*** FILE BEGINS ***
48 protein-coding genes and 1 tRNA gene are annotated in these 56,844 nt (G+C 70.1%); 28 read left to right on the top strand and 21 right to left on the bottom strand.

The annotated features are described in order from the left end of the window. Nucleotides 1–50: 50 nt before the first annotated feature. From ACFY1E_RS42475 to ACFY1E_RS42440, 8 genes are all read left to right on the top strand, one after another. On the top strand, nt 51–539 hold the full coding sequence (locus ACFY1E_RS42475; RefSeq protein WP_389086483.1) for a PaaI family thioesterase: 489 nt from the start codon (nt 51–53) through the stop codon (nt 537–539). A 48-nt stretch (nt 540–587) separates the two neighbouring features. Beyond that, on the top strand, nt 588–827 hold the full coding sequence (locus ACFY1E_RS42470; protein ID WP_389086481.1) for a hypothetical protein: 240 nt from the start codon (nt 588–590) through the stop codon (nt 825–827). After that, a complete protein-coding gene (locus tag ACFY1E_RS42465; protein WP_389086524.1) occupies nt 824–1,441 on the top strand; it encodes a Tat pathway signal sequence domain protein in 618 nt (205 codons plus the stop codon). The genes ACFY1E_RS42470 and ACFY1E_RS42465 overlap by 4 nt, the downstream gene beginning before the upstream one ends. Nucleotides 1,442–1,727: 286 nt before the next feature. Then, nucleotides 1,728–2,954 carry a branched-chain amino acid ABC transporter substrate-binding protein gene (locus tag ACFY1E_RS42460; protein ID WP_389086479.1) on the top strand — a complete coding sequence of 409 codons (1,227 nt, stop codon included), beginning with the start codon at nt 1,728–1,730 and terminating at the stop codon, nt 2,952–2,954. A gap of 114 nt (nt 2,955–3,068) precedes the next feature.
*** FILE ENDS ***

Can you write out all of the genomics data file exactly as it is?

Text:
48 protein-coding genes and 1 tRNA gene are annotated in these 56,844 nt (G+C 70.1%); 28 read left to right on the top strand and 21 right to left on the bottom strand.

The annotated features are described in order from the left end of the window. Nucleotides 1–50: 50 nt before the first annotated feature. From ACFY1E_RS42475 to ACFY1E_RS42440, 8 genes are all read left to right on the top strand, one after another. On the top strand, nt 51–539 hold the full coding sequence (locus ACFY1E_RS42475; RefSeq protein WP_389086483.1) for a PaaI family thioesterase: 489 nt from the start codon (nt 51–53) through the stop codon (nt 537–539). A 48-nt stretch (nt 540–587) separates the two neighbouring features. Beyond that, on the top strand, nt 588–827 hold the full coding sequence (locus ACFY1E_RS42470; protein ID WP_389086481.1) for a hypothetical protein: 240 nt from the start codon (nt 588–590) through the stop codon (nt 825–827). After that, a complete protein-coding gene (locus tag ACFY1E_RS42465; protein WP_389086524.1) occupies nt 824–1,441 on the top strand; it encodes a Tat pathway signal sequence domain protein in 618 nt (205 codons plus the stop codon). The genes ACFY1E_RS42470 and ACFY1E_RS42465 overlap by 4 nt, the downstream gene beginning before the upstream one ends. Nucleotides 1,442–1,727: 286 nt before the next feature. Then, nucleotides 1,728–2,954 carry a branched-chain amino acid ABC transporter substrate-binding protein gene (locus tag ACFY1E_RS42460; protein ID WP_389086479.1) on the top strand — a complete coding sequence of 409 codons (1,227 nt, stop codon included), beginning with the start codon at nt 1,728–1,730 and terminating at the stop codon, nt 2,952–2,954. A gap of 114 nt (nt 2,955–3,068) precedes the next feature.